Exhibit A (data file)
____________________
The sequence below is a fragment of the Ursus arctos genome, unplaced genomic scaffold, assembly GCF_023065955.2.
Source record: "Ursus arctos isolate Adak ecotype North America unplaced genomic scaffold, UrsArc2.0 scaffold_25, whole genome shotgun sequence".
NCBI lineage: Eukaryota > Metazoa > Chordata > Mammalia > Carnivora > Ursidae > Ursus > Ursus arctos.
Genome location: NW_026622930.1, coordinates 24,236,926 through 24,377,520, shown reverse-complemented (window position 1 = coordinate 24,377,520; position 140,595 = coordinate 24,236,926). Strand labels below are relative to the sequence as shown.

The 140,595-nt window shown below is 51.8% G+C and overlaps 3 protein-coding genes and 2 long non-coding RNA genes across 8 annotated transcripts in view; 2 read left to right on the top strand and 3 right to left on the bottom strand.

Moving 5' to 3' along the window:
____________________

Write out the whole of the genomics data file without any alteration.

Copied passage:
The sequence below is a fragment of the Ursus arctos genome, unplaced genomic scaffold, assembly GCF_023065955.2.
Source record: "Ursus arctos isolate Adak ecotype North America unplaced genomic scaffold, UrsArc2.0 scaffold_25, whole genome shotgun sequence".
NCBI lineage: Eukaryota > Metazoa > Chordata > Mammalia > Carnivora > Ursidae > Ursus > Ursus arctos.
Genome location: NW_026622930.1, coordinates 24,236,926 through 24,377,520, shown reverse-complemented (window position 1 = coordinate 24,377,520; position 140,595 = coordinate 24,236,926). Strand labels below are relative to the sequence as shown.

The 140,595-nt window shown below is 51.8% G+C and overlaps 3 protein-coding genes and 2 long non-coding RNA genes across 8 annotated transcripts in view; 2 read left to right on the top strand and 3 right to left on the bottom strand.

Moving 5' to 3' along the window: